ENDURANCE. One of my biggest tests of endurance has come from my training to be a physician. Did you know that to be a doctor in the United States, an individual has to complete an undergraduate education, medical school, residency, and maybe even a fellowship or two (this is a subspecialization in a field in which you are wanting to gain more knowledge). In my case, I did four years of college (go Bruins!), four years of medical school, three years of an adult psychiatry residency, two years of a child and adolescent psychiatry fellowship, and one year of a forensic psychiatry fellowship. Each step along the way, there were incredible, amazing moments, and some very challenging ones. It was endurance that kept me going and helped me to stay true to my journey. I am so glad that I am done with those 27 years of education and training :-)!

LONELINESS. This word has been on my mind because I’ve been recently listening to Dr. Vivek Murthy’s book, Together, in which he speaks about loneliness being the root cause of so much emotional and physical pain. On a recent interview with NPR, Dr. Murthy said, “I found that people who struggle with loneliness, that that’s associated with an increased risk of heart disease, dementia, depression, anxiety, sleep disturbances and even premature death.” He discusses the fundamental need for human connection. “Thousands of years ago, our ancestors knew this. They knew there was safety in numbers. And when we were separated from each other, it places our survival at risk. And it puts us in a physiologic stress state, which, when it’s short, when it’s acute, it can lead us to seek out connection. But when it’s prolonged, then it can become a chronic state of stress, which leads to inflammation in our body, damages tissues in blood vessels and, ultimately, damages our physical, as well as our emotional, health.” Do you agree? I know that I do! In my opinion, it is all about human and social connection!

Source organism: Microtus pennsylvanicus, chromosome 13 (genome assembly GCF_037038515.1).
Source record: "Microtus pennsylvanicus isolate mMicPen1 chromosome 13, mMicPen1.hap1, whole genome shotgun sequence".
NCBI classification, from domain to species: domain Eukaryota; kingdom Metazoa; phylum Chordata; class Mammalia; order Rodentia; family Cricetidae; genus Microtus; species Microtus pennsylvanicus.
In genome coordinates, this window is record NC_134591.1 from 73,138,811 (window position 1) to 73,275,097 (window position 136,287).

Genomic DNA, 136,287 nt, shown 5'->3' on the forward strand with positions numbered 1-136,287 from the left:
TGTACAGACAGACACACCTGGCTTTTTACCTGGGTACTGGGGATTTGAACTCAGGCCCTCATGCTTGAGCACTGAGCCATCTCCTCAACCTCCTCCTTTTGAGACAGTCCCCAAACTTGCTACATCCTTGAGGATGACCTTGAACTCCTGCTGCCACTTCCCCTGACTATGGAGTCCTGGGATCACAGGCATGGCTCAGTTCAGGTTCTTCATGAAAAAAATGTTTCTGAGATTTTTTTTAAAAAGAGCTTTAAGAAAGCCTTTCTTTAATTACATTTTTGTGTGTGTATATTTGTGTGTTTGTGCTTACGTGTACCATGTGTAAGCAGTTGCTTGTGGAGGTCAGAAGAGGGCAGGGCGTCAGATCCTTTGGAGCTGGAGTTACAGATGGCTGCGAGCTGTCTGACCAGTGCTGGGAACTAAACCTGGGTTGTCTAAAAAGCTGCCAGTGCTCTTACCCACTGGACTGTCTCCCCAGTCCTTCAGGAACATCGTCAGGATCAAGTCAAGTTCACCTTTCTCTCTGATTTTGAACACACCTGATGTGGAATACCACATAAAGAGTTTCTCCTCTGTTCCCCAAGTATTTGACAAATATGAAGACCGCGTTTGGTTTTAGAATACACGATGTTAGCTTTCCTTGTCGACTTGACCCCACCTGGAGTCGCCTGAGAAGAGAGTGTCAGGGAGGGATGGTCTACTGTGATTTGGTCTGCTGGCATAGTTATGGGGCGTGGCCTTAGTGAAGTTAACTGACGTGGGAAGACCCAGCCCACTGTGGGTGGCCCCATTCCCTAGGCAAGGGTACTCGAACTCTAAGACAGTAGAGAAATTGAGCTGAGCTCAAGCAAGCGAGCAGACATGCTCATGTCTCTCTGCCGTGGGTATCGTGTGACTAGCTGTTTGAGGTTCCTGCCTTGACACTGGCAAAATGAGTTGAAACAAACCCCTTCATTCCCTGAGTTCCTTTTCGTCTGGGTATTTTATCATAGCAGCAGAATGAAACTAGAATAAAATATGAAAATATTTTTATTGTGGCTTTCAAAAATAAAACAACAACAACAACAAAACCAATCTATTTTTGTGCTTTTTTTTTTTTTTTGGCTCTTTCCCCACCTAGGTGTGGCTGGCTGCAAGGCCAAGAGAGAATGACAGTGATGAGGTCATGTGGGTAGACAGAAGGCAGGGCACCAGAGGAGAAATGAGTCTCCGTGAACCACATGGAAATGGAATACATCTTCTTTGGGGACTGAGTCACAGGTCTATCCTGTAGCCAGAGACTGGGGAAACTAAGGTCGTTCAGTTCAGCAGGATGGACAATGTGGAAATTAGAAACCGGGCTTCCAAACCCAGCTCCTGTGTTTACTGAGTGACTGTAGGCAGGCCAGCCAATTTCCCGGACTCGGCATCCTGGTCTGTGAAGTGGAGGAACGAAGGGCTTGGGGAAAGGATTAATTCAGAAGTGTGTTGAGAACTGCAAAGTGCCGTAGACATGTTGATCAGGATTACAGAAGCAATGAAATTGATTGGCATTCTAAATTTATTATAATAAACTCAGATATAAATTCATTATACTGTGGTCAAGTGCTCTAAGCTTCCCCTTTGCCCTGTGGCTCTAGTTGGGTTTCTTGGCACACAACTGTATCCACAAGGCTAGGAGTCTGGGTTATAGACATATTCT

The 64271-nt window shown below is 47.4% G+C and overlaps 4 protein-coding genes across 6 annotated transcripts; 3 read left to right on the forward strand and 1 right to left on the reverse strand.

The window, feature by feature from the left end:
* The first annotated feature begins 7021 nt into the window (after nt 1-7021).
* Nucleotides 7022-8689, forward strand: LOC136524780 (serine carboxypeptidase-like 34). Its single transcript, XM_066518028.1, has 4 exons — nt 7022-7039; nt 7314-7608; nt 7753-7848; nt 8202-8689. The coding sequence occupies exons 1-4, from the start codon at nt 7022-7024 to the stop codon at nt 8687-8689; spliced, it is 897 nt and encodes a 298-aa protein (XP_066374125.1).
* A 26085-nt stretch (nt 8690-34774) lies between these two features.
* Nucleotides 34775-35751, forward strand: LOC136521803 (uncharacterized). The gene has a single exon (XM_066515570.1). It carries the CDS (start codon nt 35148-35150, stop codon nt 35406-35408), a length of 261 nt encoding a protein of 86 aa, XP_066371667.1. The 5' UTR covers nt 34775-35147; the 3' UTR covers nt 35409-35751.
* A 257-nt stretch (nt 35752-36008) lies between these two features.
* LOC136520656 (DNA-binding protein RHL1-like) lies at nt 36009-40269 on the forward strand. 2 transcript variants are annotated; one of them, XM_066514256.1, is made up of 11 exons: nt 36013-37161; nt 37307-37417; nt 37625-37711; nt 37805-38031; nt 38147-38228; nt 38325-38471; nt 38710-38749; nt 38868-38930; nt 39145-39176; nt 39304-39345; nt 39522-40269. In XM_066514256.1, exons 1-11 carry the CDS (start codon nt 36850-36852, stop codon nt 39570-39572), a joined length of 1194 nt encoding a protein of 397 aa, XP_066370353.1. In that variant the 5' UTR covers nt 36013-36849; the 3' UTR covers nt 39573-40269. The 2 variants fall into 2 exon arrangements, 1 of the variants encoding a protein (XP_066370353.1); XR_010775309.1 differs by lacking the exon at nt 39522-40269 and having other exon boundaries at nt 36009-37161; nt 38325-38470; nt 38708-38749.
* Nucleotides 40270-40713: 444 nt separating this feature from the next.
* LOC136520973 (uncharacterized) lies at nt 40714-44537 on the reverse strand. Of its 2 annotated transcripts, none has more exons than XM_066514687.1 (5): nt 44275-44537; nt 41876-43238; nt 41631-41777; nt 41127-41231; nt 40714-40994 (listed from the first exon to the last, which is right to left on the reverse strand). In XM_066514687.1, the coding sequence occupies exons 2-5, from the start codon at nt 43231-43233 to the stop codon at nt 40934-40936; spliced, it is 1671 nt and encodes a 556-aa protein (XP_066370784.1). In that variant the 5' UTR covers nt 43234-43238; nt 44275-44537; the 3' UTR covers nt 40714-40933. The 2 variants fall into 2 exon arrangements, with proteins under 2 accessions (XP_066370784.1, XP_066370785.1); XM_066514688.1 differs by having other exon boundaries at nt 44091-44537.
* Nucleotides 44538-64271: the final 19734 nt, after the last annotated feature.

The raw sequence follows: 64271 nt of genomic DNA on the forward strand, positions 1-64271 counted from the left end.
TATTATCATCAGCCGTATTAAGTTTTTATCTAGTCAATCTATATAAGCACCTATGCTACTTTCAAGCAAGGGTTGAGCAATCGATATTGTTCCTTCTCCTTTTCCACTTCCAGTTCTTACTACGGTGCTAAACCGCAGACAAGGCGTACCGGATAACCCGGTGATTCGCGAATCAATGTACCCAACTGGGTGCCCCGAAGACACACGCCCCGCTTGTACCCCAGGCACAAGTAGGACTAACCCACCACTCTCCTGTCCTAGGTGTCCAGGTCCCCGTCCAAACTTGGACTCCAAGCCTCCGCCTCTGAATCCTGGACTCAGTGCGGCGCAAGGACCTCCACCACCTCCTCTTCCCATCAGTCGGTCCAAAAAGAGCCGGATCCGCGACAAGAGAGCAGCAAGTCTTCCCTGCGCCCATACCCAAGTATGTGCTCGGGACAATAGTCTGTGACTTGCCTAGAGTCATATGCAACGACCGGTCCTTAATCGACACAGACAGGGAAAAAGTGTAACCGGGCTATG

COMPASSION. The Dalai Lama says, “if you want others to be happy, practice compassion. If you want to be happy, practice compassion.” I don’t think more true words have been spoken. You know they say that individuals can forget details of situations, but we don’t usually forget how others make us feel. I know that when others have practiced compassion towards me, my memory of that particular situation is stronger and my respect for that individual is greater. When was the last time you practiced or received compassion?

FEAR. Such a short word, but such an intense emotion. Fear is definitely something I am hearing and reading about much more recently, especially in the context of COVID-19. For so many people, fear is a result of feeling a lack of control. While it is true that many things are not in our control, if you break down situations and try to focus on the things you can control, this can reduce fear. So, for example, it is true that so much of this current pandemic is unknown. And of course, this can lead to some significant fear for many. However, if you focus on the things you can control (ie. social distancing, washing hands thoroughly, wearing masks, staying home, etc.), hopefully this decreases fear some. Next time you’re in a situation that induces fear, try to focus on the parts of the situation that you can control.

ANGER. In so many ways, this is a normal emotion. However, it can feel so uncomfortable to be angry. Do you ever wonder what the origin of anger is? For so many people, anger is often the manifestation of deep hurt. And it can be so difficult for people when they express extreme anger because that often leads to more conflict, which in turn, deepens hurt even more. One tip that can be effective to decrease the expression of extreme anger is to remove yourself from a situation when you start to feel like you are getting angry. This allows you to get to a calmer place, reframe your thinking, and maybe even get a different perspective. It is still important to process and effectively communicate about the hurt that led to the anger, but sometimes, time and space can be so helpful to process exactly what you might be feeling!

STRENGTH. This word has come up for me a lot both in my personal and professional life during this past week. When you think about the word strength, what image comes to mind? For me, I think about being physically strong and emotionally tough. But in reality, there are so many different types of strength. There is physical strength, emotional strength, social strength, family strength, parental strength, relationship strength, community strength, intellectual strength, financial strength, global strength, professional strength, among others. And these various forms of strength hold different meanings for different people. I am so grateful to feel these strengths at key times in my life, and really believe that they make up a big part of who I am. At various stages of life, I draw on these strengths to keep me moving forward and to give me momentum. What sources of strength do you draw from?